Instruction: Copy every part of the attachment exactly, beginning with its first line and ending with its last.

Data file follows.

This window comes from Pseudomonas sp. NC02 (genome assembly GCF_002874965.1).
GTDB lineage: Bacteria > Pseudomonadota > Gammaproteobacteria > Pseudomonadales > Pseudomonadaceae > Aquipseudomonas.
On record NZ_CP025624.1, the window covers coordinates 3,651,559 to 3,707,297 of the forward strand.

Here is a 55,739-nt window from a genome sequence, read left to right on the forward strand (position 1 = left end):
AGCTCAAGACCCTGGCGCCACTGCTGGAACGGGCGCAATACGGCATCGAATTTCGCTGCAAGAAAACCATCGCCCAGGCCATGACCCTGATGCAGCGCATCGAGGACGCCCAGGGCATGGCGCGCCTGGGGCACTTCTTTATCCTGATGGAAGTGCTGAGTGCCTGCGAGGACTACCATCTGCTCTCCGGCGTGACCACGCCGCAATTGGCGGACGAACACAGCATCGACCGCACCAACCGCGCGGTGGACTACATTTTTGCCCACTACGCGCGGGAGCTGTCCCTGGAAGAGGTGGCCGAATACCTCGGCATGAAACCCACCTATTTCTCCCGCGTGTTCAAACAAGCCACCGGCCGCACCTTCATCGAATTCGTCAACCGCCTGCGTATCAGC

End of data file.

This window comes from Pseudomonas sp. NC02 (genome assembly GCF_002874965.1).
GTDB lineage: Bacteria > Pseudomonadota > Gammaproteobacteria > Pseudomonadales > Pseudomonadaceae > Aquipseudomonas.
On record NZ_CP025624.1, the window covers coordinates 3,651,559 to 3,707,297 of the forward strand.

Here is a 55,739-nt window from a genome sequence, read left to right on the forward strand (position 1 = left end):
AGCTCAAGACCCTGGCGCCACTGCTGGAACGGGCGCAATACGGCATCGAATTTCGCTGCAAGAAAACCATCGCCCAGGCCATGACCCTGATGCAGCGCATCGAGGACGCCCAGGGCATGGCGCGCCTGGGGCACTTCTTTATCCTGATGGAAGTGCTGAGTGCCTGCGAGGACTACCATCTGCTCTCCGGCGTGACCACGCCGCAATTGGCGGACGAACACAGCATCGACCGCACCAACCGCGCGGTGGACTACATTTTTGCCCACTACGCGCGGGAGCTGTCCCTGGAAGAGGTGGCCGAATACCTCGGCATGAAACCCACCTATTTCTCCCGCGTGTTCAAACAAGCCACCGGCCGCACCTTCATCGAATTCGTCAACCGCCTGCGTATCAGC